There are some important questions to address in licensure-upon-graduation models. For one, if this new unified model ever begins to dominate, and it requires students to go to school for a longer period of time (potentially even requiring a graduate-level degree instead of a bachelor’s degree), how many potential architects would be immediately disqualified from ever joining the profession because of the more onerous length of study and the additional money required to purchase it?

While this system may seem unwieldy, it’s important to remember that the profession as a whole is responsible for determining where to set the competency bar. The ARE’s content is rooted in findings from the Practice Analysis survey of the entire profession NCARB performs about every five years. Through a collaborative process among the collateral organizations of architecture and scores of dedicated volunteers, the bar for minimum competency is set. Ultimately, NCARB members—its 54 U.S. jurisdictions—adopt any changes to the internship and examination programs that this process provides. This rigorous process is why changes to licensing requirements tend to lag slightly behind the times.

Working together

Right now, architects are both broadening their practices and specializing. One exam, even at 33.5 hours, cannot cover everything. As architects, let’s not be defined only by our minimum competency, but by our aspirations for the built environment. An architect’s license is granted upon the individual, and a certain amount of personal commitment is required. Schools don’t often take the lead here. It’s up to firms to support a culture of licensure, and, along with the AIA, look for ways to better collaborate with schools of architecture to develop the potential employees they seek.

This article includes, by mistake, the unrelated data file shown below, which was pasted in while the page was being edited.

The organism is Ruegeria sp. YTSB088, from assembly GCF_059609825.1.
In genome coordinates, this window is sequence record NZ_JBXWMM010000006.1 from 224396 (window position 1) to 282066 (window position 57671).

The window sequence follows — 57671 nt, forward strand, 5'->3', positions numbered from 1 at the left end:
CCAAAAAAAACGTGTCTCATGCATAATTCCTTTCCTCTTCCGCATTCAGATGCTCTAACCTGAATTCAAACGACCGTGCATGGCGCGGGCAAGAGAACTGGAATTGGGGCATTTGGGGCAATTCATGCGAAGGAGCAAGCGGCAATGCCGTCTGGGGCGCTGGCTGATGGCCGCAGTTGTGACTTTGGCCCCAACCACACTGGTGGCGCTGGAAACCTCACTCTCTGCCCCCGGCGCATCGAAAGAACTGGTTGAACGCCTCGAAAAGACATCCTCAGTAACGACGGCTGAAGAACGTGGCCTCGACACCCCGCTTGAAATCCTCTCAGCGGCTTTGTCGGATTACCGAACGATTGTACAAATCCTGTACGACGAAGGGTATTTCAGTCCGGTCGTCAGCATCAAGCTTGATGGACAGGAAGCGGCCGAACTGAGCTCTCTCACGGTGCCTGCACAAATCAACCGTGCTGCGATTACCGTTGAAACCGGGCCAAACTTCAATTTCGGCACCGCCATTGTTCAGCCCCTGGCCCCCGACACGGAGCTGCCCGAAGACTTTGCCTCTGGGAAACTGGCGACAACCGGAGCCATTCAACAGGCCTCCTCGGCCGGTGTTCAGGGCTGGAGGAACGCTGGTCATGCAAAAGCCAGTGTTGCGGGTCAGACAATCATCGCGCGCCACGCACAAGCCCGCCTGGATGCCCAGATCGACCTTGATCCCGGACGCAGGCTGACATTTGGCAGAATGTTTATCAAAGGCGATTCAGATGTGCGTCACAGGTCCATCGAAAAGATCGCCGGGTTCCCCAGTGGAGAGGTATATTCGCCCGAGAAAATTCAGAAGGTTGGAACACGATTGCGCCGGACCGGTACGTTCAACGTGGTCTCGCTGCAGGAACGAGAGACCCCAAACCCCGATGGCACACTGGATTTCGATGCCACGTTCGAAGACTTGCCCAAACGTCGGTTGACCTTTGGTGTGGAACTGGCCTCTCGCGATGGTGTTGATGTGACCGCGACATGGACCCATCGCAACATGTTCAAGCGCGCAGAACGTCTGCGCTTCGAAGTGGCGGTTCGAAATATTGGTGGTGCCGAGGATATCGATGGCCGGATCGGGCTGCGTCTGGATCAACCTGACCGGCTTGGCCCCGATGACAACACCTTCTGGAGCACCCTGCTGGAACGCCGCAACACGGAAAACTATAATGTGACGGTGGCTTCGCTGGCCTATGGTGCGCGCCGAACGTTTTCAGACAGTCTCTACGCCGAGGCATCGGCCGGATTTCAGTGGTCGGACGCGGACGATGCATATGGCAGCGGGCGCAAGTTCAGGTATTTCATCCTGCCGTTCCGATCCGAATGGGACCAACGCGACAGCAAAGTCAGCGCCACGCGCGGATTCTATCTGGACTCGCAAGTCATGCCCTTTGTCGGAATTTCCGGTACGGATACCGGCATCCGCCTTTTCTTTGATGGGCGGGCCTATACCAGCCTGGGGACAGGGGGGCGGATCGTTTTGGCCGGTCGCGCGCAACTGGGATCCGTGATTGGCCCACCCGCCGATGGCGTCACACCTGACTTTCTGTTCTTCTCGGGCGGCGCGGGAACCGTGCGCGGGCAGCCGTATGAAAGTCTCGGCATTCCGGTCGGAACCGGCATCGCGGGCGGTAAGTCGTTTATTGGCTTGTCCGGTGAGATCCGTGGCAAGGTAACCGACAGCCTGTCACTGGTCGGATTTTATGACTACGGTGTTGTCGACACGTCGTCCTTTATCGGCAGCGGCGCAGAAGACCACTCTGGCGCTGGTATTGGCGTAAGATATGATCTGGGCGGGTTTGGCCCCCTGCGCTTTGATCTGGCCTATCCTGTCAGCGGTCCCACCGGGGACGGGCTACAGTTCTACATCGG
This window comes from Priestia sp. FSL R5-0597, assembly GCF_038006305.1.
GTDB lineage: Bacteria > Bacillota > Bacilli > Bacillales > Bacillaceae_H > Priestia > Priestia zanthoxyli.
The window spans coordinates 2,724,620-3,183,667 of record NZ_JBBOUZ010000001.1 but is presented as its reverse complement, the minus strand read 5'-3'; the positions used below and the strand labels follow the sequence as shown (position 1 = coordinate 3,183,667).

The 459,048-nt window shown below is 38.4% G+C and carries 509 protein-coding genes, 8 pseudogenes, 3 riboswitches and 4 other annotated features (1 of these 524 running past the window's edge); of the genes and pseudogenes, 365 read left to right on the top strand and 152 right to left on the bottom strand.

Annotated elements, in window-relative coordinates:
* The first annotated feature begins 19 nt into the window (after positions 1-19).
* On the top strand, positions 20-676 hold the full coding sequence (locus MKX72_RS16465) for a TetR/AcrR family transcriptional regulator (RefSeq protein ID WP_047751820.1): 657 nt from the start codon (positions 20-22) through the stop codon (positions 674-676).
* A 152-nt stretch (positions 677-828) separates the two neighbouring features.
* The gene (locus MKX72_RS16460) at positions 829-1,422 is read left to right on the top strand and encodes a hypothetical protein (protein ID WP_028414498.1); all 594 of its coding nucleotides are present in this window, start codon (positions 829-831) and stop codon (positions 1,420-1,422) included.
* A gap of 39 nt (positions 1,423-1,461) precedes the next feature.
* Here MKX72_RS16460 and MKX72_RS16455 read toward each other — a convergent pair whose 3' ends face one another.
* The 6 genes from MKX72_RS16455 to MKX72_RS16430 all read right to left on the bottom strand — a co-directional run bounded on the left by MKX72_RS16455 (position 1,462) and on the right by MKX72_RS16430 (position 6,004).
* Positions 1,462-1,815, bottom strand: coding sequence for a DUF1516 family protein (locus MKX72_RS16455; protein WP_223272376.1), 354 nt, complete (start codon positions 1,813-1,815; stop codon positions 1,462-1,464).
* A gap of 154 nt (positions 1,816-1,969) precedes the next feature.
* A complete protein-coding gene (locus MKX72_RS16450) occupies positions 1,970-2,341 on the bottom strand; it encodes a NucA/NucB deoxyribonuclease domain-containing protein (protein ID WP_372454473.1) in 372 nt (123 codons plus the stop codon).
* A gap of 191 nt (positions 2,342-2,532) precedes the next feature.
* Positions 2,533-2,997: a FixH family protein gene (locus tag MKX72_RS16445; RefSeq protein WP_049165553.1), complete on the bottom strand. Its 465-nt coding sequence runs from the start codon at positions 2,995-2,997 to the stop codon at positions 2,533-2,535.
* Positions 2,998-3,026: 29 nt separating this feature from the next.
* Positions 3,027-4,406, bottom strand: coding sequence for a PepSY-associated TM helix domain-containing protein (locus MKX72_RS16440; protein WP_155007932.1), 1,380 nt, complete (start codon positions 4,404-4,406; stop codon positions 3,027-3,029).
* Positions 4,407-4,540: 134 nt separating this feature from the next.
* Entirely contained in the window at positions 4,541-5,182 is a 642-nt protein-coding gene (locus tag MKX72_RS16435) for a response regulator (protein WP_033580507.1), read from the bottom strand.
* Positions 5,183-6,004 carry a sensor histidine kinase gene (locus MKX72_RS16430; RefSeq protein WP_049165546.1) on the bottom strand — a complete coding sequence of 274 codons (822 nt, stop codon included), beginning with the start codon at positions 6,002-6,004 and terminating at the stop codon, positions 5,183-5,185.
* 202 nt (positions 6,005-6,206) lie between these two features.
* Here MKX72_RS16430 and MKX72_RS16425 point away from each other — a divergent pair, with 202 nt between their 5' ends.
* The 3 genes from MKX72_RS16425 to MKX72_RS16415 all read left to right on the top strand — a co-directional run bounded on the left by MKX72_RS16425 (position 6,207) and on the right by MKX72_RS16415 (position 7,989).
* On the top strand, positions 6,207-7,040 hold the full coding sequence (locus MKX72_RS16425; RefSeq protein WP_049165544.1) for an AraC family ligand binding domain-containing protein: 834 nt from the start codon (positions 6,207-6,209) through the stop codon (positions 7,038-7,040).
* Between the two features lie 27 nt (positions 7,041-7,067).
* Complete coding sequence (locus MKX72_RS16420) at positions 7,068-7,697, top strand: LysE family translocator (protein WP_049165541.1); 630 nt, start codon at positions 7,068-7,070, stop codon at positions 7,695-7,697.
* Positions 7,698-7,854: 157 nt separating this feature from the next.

Current requirements provide the opportunity to become licensed right after graduation. An individual or student pursuing architecture can now sign up for the IDP after receiving a high school diploma and begin tracking credits for any relevant experience. Concurrency allows recent graduates to sit for the ARE while completing the IDP. An ambitious emerging professional could finish the IDP during school, graduate from a NAAB-accredited architecture program, pass all seven exam divisions, and become licensed almost immediately. Possible, yes, but is this realistic for most young adults? In this frenzied scenario, is enough time allotted for students to mature not just as designers, but as people, and build important social relationships?

Today we have one major route through the three E’s of aspiring architects: education, experience, and examination. Licensure upon graduation might be an alternative or its successor, but there could continue to be alternate routes for those who came through other education systems, such as unaccredited community colleges. But all the routes should be clearly marked and easy to compare. We can better communicate those paths to all emerging professionals, advisers, educators, firms, and parents upfront so that they can make better decisions.

Licensure is important for the protection of public health, safety and welfare. It’s also what allows us to legally call ourselves architects, and opens doors to business opportunities that the unlicensed cannot enter. Let’s continue to support a culture of licensure in the profession while collaborating with our academic colleagues, practitioners, and regulators on binding our respective fields together to best serve the next generation of architects.

Comments or questions? Contact the AIA Emerging Professionals team at emergingprofessionals@aia.org.